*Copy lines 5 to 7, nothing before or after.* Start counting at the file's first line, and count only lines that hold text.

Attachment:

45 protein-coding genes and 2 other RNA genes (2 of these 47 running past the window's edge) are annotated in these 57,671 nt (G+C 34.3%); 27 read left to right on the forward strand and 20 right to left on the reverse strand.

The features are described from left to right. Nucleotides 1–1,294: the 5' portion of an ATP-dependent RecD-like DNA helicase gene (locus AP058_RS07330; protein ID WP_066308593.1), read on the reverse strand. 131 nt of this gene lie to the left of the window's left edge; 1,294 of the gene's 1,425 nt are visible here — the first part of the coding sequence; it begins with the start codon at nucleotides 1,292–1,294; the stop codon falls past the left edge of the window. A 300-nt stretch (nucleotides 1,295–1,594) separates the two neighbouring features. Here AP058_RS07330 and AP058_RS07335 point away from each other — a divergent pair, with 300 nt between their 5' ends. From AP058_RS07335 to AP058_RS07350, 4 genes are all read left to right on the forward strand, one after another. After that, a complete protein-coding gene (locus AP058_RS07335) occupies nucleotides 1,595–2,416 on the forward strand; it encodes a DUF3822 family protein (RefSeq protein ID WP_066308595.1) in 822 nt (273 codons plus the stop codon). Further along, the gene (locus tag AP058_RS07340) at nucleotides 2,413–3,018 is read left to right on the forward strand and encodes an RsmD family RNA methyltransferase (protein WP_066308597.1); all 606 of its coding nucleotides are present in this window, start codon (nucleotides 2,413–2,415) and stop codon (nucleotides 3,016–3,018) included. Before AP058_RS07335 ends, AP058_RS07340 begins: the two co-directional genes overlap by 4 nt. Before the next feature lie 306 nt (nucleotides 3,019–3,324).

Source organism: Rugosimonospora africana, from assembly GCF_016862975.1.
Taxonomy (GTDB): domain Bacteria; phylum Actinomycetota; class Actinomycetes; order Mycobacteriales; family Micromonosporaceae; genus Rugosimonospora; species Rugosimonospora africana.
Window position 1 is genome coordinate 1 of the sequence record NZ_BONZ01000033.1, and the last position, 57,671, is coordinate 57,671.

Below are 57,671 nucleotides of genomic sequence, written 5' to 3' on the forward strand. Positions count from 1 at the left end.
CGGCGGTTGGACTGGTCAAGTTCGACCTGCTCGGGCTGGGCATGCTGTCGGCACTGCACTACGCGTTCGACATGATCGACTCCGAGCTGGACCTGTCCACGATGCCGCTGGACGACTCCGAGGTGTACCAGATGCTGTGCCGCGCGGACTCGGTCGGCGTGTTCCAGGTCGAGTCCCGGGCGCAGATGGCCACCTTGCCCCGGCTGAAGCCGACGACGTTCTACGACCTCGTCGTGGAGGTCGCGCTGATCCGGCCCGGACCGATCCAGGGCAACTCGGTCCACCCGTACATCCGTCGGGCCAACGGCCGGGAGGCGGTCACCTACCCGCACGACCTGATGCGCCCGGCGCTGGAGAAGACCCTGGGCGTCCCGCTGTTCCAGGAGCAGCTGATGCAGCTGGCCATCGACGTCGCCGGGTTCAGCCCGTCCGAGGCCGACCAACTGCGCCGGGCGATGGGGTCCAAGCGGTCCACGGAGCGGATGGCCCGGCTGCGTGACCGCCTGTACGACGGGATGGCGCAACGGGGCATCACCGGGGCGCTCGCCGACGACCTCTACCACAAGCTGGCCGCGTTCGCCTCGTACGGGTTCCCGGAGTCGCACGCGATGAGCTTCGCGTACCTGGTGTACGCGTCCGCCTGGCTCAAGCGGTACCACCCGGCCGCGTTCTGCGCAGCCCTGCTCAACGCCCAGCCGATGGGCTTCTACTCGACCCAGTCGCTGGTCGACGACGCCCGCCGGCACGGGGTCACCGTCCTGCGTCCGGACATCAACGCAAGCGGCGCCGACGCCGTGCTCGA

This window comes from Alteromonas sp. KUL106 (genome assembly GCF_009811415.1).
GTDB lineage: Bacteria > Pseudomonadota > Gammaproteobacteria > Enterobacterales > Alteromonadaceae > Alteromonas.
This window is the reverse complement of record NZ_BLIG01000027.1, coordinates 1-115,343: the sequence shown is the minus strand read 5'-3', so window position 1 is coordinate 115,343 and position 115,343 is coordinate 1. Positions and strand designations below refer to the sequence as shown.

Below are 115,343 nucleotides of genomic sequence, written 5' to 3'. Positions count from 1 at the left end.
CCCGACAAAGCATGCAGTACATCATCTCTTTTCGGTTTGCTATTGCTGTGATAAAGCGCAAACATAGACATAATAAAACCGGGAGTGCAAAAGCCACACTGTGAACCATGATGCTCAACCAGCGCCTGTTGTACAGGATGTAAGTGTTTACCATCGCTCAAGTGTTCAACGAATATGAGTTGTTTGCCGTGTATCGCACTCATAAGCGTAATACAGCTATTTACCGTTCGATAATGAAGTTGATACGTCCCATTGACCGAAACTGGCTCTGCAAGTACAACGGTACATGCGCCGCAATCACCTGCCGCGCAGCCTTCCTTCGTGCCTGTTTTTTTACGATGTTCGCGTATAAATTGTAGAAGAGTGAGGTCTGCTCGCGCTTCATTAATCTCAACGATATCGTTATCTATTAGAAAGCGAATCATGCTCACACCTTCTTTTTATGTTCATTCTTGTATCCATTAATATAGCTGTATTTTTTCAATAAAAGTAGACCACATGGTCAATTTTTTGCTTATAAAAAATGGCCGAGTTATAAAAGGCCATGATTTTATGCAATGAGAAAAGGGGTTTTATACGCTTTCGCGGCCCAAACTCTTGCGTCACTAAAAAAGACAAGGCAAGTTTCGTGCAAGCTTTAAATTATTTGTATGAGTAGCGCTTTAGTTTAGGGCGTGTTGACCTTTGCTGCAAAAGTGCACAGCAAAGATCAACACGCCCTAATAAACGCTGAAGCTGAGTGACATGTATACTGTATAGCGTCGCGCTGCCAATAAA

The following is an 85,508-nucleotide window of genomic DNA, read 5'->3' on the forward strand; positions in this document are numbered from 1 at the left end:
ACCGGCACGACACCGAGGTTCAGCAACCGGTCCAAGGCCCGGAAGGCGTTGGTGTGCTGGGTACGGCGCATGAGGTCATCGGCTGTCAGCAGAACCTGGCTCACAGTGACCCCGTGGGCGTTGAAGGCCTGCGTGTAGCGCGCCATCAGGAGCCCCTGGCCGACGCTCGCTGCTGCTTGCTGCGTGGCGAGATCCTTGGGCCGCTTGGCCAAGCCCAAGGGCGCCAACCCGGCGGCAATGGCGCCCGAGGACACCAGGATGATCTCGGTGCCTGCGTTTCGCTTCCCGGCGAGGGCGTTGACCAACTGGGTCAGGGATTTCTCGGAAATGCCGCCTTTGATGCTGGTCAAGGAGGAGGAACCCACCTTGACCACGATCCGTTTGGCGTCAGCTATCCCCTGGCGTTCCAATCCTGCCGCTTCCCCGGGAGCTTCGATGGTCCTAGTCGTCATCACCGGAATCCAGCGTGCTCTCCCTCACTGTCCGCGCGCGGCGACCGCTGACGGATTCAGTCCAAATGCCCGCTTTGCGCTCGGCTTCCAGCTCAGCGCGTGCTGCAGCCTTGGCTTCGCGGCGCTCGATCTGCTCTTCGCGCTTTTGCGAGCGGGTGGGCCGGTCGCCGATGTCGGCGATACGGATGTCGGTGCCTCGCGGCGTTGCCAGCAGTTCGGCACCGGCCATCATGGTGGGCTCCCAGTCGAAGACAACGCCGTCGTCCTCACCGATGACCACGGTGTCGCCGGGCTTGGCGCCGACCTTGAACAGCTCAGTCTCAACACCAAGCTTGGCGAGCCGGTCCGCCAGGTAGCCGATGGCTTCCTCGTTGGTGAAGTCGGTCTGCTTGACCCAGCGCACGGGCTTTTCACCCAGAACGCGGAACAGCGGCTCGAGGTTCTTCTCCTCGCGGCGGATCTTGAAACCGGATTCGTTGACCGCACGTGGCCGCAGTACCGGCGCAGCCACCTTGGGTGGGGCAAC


Window position 1 is genome coordinate 1 of the sequence record NZ_BONZ01000033.1, and the last position, 57,671, is coordinate 57,671.

Below are 57,671 nucleotides of genomic sequence, written 5' to 3' on the forward strand. Positions count from 1 at the left end.
CGGCGGTTGGACTGGTCAAGTTCGACCTGCTCGGGCTGGGCATGCTGTCGGCACTGCACTACGCGTTCGACATGATCGACTCCGAGCTGGACCTGTCCACGATGCCGCTGGACGACTCCGAGGTGTACCAGATGCTGTGCCGCGCGGACTCGGTCGGCGTGTTCCAGGTCGAGTCCCGGGCGCAGATGGCCACCTTGCCCCGGCTGAAGCCGACGACGTTCTACGACCTCGTCGTGGAGGTCGCGCTGATCCGGCCCGGACCGATCCAGGGCAACTCGGTCCACCCGTACATCCGTCGGGCCAACGGCCGGGAGGCGGTCACCTACCCGCACGACCTGATGCGCCCGGCGCTGGAGAAGACCCTGGGCGTCCCGCTGTTCCAGGAGCAGCTGATGCAGCTGGCCATCGACGTCGCCGGGTTCAGCCCGTCCGAGGCCGACCAACTGCGCCGGGCGATGGGGTCCAAGCGGTCCACGGAGCGGATGGCCCGGCTGCGTGACCGCCTGTACGACGGGATGGCGCAACGGGGCATCACCGGGGCGCTCGCCGACGACCTCTACCACAAGCTGGCCGCGTTCGCCTCGTACGGGTTCCCGGAGTCGCACGCGATGAGCTTCGCGTACCTGGTGTACGCGTCCGCCTGGCTCAAGCGGTACCACCCGGCCGCGTTCTGCGCAGCCCTGCTCAACGCCCAGCCGATGGGCTTCTACTCGACCCAGTCGCTGGTCGACGACGCCCGCCGGCACGGGGTCACCGTCCTGCGTCCGGACATCAACGCAAGCGGCGCCGACGCCGTGCTCGA